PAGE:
• 11. Sara Helmy • I second John - big time. We are very new tohubspot and it is wonderful and exciting, in our experienceso far, the Wordpress CMS allows us to do more when youfocus purely on CMS. As soon as you add in Hubspotscapabilities, you literally have it all! I actually really wishthat Hubspot would allow outside CMS integration in everypackage they offer, rather than in strictly professional andenterprise. Even though we are new, I strongly feel that ifthey did we could sell double and make many more of ourpartners extremely happy - happy with their web design andhappy with their data!John Reeve • I would love to elaborate. We offer an onlinetime, task and project management app called Intervals. Wegive a free 30 day free trial. Weve been trying to attributepaying customers back to the original ad they saw onGoogle.There are two reasons why this has proven a difficult task.First, roughly 20% of our paying customers create morethan one trial account before they convert. This makes themhard to track. Second, they do a ton of research beforesigning up for a trial account. Again, making them hard totrack.We were sure this was the case but couldnt prove it.HubSpot helped prove this is what was going on andarticulated what they are doing before signing up. It showedus that some contacts are creating multiple accounts. It alsoshowed us how much research they were doing beforesigning up for a trial.   11  
  • 12. HubSpot shows us which pages are viewed most right beforesigning up for a trial. It also shows us what content they arereading during their trial account. Now we can optimizethose pages and generate more content to address thesetrends.Rebekah Donaldson • Remember the postedquestion/comment was about struggling to articulate thedifferences between Wordpress and Hubspot. The CMS wascited as a reason to switch. Thats what I was objecting to.-- We all agree that design and conversions are related.Clearly every client website must meet a high standard forusability and professionalism.-- I also agree that in rare cases the lack of responsivenessis a dealbreaker.-- I cant, however, think of a case in which lack of CMSflexibility should ever be a dealbreaker.If my team were bumping up against Hubspots CMSlimitations, Id think wed gotten off track. We shouldnt be -- and please excuse my french -- wanking too much ondesign.Again, yes every client website must meet a high standardfor usability and professionalism. Hubspots CMS has theelements and flexibility sufficient to meet and exceed thatstandard - except if responsiveness is a *requirement*.So Im curious Timothy... has the following changed in light   12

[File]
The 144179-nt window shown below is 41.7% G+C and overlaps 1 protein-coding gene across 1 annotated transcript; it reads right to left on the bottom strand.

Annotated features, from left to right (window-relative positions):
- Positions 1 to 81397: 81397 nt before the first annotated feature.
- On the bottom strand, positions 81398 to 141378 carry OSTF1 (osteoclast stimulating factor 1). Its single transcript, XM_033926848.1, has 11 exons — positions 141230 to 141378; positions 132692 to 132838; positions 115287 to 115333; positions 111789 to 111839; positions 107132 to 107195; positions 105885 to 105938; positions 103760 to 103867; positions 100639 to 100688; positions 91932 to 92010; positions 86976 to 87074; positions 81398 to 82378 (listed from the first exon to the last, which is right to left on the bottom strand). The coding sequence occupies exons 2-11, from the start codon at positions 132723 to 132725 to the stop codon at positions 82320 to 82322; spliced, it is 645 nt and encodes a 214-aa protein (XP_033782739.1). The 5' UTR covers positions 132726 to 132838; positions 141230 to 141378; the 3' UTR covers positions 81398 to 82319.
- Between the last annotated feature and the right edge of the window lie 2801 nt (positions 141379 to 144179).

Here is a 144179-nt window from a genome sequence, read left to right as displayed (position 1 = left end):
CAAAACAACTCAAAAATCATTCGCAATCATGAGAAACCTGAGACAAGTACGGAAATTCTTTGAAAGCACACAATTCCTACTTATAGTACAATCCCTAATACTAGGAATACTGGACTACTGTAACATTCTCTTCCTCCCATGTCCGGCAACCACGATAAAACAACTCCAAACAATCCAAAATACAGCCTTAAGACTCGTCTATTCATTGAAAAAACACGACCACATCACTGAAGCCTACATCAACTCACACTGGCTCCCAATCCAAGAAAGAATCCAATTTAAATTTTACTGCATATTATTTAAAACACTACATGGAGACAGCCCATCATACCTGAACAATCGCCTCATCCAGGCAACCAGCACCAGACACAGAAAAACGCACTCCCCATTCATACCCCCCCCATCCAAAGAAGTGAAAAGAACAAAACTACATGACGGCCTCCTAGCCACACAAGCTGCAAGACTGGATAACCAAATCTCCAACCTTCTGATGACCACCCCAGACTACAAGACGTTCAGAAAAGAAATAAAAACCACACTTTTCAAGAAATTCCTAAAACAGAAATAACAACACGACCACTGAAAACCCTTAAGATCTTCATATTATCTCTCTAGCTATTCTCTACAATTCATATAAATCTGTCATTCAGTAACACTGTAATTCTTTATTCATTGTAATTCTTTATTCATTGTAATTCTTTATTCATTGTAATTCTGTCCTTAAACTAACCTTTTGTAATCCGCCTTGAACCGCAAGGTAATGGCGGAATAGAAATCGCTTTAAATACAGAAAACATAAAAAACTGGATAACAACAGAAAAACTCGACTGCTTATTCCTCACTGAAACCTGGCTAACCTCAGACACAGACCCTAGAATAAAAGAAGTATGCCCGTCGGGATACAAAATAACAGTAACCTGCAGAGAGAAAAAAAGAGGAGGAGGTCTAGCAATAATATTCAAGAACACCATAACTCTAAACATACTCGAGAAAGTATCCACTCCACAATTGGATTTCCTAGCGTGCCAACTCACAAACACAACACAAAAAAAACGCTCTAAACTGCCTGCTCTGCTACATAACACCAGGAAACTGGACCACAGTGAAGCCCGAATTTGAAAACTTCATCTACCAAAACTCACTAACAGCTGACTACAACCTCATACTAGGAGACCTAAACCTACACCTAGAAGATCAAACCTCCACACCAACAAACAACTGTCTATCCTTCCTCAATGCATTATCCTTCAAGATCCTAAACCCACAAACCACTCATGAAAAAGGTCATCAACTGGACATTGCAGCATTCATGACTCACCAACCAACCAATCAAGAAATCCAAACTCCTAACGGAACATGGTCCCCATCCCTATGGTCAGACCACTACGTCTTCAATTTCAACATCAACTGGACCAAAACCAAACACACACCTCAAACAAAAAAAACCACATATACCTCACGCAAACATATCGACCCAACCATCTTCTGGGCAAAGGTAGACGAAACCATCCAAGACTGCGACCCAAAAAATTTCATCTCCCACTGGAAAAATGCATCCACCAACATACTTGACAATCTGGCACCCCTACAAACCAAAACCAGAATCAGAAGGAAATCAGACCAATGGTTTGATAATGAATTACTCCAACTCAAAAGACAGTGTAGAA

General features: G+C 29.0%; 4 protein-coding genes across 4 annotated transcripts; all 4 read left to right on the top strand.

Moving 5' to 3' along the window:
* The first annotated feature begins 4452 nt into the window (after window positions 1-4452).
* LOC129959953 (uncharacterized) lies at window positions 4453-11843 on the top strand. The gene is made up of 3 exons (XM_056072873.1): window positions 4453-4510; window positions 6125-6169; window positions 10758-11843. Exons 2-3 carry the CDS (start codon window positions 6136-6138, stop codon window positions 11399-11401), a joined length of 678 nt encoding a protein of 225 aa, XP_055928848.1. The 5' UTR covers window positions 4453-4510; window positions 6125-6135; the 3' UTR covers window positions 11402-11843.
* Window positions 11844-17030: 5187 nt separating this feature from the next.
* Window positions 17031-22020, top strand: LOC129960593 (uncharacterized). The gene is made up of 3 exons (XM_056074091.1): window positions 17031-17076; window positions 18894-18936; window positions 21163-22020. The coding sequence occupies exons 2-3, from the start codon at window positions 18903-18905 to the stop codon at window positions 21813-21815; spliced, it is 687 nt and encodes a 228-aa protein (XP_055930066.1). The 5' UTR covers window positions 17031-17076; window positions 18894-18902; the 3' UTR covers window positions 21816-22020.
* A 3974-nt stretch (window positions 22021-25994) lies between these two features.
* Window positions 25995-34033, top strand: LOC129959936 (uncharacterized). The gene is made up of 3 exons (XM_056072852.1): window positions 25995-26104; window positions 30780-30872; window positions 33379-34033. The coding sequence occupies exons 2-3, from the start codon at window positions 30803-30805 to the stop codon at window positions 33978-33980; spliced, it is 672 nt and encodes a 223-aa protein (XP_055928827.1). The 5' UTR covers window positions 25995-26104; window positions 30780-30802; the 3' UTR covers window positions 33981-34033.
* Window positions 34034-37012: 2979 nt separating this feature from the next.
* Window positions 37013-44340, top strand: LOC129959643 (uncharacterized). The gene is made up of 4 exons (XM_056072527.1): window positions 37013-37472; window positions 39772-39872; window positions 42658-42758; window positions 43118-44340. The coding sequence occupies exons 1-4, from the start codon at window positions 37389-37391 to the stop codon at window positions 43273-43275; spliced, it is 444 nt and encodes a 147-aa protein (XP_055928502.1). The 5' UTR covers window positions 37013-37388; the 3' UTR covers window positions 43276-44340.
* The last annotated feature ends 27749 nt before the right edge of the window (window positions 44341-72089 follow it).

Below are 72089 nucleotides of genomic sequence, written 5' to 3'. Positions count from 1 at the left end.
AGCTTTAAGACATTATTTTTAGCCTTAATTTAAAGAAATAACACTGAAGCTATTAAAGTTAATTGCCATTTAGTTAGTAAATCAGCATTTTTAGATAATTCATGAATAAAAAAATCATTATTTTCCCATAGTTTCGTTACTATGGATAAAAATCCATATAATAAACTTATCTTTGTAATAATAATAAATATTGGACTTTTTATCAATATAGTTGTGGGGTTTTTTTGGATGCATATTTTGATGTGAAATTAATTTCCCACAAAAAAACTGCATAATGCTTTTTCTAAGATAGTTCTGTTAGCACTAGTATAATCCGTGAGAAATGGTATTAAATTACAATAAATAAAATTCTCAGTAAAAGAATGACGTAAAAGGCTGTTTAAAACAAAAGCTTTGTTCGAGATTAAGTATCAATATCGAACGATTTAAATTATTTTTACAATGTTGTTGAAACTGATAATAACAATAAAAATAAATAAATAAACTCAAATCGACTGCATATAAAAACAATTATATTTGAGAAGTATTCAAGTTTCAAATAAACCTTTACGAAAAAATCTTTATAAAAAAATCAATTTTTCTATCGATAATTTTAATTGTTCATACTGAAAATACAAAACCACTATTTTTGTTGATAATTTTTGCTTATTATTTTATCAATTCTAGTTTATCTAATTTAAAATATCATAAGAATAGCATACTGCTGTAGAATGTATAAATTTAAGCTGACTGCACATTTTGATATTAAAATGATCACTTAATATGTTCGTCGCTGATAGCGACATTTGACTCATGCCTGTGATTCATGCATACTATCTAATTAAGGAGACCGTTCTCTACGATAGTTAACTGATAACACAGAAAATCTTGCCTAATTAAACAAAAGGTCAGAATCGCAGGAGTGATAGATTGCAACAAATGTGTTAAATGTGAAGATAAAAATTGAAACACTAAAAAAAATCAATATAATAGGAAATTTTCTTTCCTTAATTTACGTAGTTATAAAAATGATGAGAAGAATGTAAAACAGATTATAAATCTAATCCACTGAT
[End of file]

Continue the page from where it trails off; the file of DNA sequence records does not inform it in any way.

• 13. of the above discussion?>> I have been struggling with articulating the differencesbetween online marketing with a tool like HubSpot that hasa subscription fee and using free tools like WordPressRebekah Donaldson • @Robb -- akums razorTimothyUnfollowTimothy Lorang • Rebekah, that’s a good question. Thiswhole discussion, which has been very interesting, remindsme of the story of the seven blind men who were asked todescribe an elephant. Well it’s either like a tree trunk or aslim vine depending whether you encounter the leg or thetail. A big part of this depends on what your job is and whatyou are trying to accomplish. For example this wholediscussion about the CMS, I’m not an advanced webdesigner so I tend to stick to the simpler WordPress themesand I think, from my perspective, that the CMS in HubSpotis great. On those occasions when I can’t get something toline up just right or something is acting funky I just call upHubSpot tech support and they are always a great help.That is not something you can do with WP. On the otherhand I’ve heard others complain that they are frustrated bysome of the pre-formatted styles in HS. It seems that is partof the CSS and there are plenty of companies in the servicessection now that fix those things if it really bugs them so   13